Beginning with elite qualifying for 2023, American will scrap the current elite qualifying system and now create something called Loyalty Points which can be earned by flying, spending on co-branded credit cards, or shopping/dining. This is officially no longer a frequent flier program. It’s a big spender program.
Admittedly, American’s current elite qualifying program is dizzyingly complex. There are three different metrics which matter:
- Elite Qualifying Miles (EQMs) – Even though regular redeemable miles switched to being based on revenue, EQMs continue to award based on miles. There is a multiplier that gives more for higher fares and less for lower fares (with none for Basic Economy). There is also a way to get extra EQMs if you have certain credit cards.
- Elite Qualifying Dollars (EQDs) – These are the dollars you spend on American tickets. They haven’t had access to dollars spent on partner tickets, so those are still based on a multiplier x miles flown to figure out how many EQDs you get.
- Elite Qualifying Segments (EQSs) – These are the number of segments you fly on American and partners.
Just understanding what these mean is hard enough, but then you have to figure out how to qualify using these metrics. You need to combine EQDs with either EQMs or EQSs. Here’s the normal, non-pandemic chart.
Now, the game has changed. This complexity is all gone, and instead, travelers will earn Loyalty Points which are earned as follows:
- The base redeemable miles you earn when flying American or partners — you know, the ones that are 5x for regular members, 7x for Gold elites, and so on of the fare you paid — will now also become Loyalty Points. This means Basic Economy again earns toward elite status, and now those who are elite and get higher multipliers will get to have that apply to elite qualification as well.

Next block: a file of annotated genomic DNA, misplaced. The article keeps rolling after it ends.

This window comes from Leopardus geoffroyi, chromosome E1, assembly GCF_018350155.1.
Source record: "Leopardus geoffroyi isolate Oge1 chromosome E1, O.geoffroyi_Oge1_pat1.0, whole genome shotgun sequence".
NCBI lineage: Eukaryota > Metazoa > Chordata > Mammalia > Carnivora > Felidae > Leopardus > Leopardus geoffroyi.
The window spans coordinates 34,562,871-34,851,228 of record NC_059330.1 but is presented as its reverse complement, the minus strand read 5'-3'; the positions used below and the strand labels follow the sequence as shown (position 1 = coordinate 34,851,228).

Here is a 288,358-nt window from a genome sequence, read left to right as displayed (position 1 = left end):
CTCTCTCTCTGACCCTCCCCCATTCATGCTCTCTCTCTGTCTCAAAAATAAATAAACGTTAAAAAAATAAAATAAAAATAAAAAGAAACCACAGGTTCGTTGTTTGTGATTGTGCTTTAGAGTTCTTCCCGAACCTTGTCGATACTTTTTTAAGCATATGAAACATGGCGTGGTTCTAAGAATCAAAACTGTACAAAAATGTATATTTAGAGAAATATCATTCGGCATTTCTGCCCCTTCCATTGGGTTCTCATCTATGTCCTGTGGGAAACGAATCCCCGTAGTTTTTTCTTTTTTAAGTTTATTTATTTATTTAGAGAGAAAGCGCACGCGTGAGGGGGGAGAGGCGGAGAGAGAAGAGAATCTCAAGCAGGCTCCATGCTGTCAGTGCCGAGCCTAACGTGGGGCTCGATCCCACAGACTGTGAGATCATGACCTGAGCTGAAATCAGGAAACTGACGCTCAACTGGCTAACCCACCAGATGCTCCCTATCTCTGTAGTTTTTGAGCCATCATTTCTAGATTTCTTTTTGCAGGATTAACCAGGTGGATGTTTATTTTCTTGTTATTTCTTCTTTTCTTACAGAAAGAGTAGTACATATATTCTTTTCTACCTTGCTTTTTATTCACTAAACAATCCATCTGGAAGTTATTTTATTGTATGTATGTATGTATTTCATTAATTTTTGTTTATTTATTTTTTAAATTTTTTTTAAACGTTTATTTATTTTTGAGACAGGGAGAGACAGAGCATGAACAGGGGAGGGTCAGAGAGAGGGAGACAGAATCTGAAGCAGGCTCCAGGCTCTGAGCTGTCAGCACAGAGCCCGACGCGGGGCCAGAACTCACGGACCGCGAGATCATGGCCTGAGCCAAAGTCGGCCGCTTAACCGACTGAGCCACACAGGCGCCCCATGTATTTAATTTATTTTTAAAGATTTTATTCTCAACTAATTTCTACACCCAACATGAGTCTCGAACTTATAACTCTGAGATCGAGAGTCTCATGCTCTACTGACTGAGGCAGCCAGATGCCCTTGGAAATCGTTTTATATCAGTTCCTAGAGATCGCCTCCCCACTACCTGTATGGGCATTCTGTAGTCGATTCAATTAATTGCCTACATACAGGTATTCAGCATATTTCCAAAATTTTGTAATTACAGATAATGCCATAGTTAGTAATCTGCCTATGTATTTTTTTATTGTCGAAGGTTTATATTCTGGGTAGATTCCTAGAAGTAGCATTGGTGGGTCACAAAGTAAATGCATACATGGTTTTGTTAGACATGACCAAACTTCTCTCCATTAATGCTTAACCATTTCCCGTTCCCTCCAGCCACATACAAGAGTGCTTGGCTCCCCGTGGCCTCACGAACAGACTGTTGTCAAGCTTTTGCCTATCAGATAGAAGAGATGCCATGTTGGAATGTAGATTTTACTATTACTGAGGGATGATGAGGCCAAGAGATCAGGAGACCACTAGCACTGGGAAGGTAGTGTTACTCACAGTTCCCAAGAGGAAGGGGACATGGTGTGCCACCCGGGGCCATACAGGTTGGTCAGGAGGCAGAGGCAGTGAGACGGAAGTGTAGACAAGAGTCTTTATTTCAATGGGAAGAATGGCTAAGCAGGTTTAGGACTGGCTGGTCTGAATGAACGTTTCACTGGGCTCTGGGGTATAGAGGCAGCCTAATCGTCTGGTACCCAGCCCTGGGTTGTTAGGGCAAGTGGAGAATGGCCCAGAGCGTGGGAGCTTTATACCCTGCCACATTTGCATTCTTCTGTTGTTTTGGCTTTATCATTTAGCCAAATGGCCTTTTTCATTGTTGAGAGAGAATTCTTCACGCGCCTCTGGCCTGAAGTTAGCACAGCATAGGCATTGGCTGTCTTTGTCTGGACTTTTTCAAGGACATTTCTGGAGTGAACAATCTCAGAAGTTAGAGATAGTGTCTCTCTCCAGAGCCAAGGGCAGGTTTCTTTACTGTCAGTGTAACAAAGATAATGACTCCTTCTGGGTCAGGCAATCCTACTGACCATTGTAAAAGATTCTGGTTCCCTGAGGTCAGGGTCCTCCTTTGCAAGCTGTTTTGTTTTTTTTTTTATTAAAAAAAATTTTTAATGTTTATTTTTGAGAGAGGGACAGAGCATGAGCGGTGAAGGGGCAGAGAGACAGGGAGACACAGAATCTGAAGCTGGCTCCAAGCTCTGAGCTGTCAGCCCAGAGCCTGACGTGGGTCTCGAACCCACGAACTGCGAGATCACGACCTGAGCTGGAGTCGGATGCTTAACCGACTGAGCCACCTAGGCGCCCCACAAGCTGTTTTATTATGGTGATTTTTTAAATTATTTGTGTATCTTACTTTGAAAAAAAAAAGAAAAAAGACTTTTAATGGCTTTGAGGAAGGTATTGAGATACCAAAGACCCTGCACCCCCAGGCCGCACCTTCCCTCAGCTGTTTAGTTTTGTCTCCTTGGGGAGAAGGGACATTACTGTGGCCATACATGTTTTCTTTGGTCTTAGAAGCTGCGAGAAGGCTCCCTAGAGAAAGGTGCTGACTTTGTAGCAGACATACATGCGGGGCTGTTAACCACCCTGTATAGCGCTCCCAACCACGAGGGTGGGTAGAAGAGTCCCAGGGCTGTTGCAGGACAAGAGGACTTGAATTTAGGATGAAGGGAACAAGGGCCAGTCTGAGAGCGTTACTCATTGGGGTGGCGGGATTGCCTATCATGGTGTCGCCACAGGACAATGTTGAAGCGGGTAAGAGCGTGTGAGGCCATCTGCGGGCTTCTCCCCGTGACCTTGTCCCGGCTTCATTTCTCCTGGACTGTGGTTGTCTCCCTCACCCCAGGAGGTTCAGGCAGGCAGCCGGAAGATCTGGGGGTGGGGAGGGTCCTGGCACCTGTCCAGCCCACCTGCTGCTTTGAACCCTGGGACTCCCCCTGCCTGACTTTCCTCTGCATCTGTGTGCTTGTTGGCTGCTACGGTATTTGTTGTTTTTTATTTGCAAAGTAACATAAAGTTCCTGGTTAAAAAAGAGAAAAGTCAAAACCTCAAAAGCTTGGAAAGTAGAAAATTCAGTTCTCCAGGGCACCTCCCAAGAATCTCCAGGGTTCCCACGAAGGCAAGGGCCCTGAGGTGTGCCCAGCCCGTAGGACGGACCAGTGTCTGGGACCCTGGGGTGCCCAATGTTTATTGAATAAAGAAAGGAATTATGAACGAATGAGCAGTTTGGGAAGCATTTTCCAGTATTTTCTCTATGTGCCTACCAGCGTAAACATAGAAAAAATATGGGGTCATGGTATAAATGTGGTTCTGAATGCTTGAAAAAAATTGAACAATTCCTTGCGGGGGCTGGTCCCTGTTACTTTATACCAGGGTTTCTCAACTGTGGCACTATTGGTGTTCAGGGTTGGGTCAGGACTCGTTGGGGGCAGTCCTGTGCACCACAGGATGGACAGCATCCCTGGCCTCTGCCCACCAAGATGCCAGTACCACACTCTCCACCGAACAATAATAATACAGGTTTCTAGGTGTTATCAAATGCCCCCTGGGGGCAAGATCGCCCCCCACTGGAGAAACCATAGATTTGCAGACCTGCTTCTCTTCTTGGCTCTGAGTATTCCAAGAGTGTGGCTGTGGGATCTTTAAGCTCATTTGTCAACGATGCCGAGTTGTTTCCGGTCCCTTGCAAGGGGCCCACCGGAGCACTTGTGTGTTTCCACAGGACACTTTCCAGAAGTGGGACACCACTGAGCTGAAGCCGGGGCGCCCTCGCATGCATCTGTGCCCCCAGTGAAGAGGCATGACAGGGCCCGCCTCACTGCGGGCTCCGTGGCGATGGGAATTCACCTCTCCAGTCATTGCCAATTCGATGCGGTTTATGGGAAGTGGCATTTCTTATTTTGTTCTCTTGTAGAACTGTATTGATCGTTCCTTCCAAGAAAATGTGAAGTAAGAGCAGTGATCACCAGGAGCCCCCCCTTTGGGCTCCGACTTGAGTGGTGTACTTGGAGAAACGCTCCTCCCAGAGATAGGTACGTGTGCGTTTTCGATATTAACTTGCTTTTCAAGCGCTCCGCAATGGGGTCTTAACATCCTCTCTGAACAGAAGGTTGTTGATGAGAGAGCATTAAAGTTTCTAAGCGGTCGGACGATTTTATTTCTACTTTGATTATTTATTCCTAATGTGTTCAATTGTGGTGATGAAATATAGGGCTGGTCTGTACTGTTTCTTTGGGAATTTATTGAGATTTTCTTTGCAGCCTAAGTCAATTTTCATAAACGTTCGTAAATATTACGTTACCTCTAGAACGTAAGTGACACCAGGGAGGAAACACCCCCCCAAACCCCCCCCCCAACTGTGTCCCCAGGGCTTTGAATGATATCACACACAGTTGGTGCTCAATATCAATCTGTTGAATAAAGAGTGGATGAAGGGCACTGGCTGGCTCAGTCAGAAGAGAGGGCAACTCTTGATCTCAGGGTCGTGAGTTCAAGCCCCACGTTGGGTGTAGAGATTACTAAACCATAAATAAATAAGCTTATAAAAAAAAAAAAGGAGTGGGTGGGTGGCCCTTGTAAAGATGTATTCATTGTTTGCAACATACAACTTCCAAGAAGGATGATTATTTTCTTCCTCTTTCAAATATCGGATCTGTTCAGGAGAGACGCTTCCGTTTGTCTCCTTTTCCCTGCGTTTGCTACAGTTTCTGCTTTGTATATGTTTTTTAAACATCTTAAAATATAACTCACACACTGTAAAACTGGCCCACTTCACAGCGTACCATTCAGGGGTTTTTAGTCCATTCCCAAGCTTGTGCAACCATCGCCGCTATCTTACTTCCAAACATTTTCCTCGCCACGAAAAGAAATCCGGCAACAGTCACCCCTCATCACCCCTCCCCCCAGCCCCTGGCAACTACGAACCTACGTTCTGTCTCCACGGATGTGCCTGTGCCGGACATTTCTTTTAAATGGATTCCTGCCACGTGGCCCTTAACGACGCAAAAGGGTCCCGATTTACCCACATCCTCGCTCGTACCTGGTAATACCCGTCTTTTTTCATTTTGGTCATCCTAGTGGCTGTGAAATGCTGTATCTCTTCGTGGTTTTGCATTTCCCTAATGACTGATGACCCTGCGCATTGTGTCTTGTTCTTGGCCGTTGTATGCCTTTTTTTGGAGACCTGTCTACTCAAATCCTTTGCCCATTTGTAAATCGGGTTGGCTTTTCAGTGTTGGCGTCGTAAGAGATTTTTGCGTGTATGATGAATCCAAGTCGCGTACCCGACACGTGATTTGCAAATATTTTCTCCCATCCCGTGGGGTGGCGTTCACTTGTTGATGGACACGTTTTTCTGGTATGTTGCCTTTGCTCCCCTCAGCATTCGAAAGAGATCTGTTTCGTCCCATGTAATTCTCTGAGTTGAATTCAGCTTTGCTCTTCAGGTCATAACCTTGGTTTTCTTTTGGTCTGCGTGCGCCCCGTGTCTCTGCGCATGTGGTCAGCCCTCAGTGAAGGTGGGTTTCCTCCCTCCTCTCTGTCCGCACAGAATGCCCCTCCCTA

- Base credit card spend — usually meaning 1 point per dollar spent — will also feed Loyalty Points. Credit card sign-up bonuses and category bonuses do not count, so it’s a flat 1 point per dollar… or possibly more of less if you have a card that doesn’t award 1 point per dollar for regular spend.
- All base miles earned by spending with partners, including dining and shopping programs among others, will now go toward elite qualifying as well.
- Any miles that are bought, gifted, or transferred from a partner (like Bonvoy) do NOT count toward Loyalty Points.
There is no minimum flying required at all. The qualification is very simply stated:
As Heather Samp, Managing Director of AAdvantage Member Engagement told me, the airline went deep searching for the right way to do this.
What does loyalty mean? It’s people on the aircraft, but it’s also people at the grocery store swiping their AAdvantage card. I definitely view that as loyalty to the same degree as someone boarding our aircraft.
That feels like the airline is admitting something that has been increasingly obvious over time. The money made from credit cards and partners is enormous, and now American is just recognizing the importance.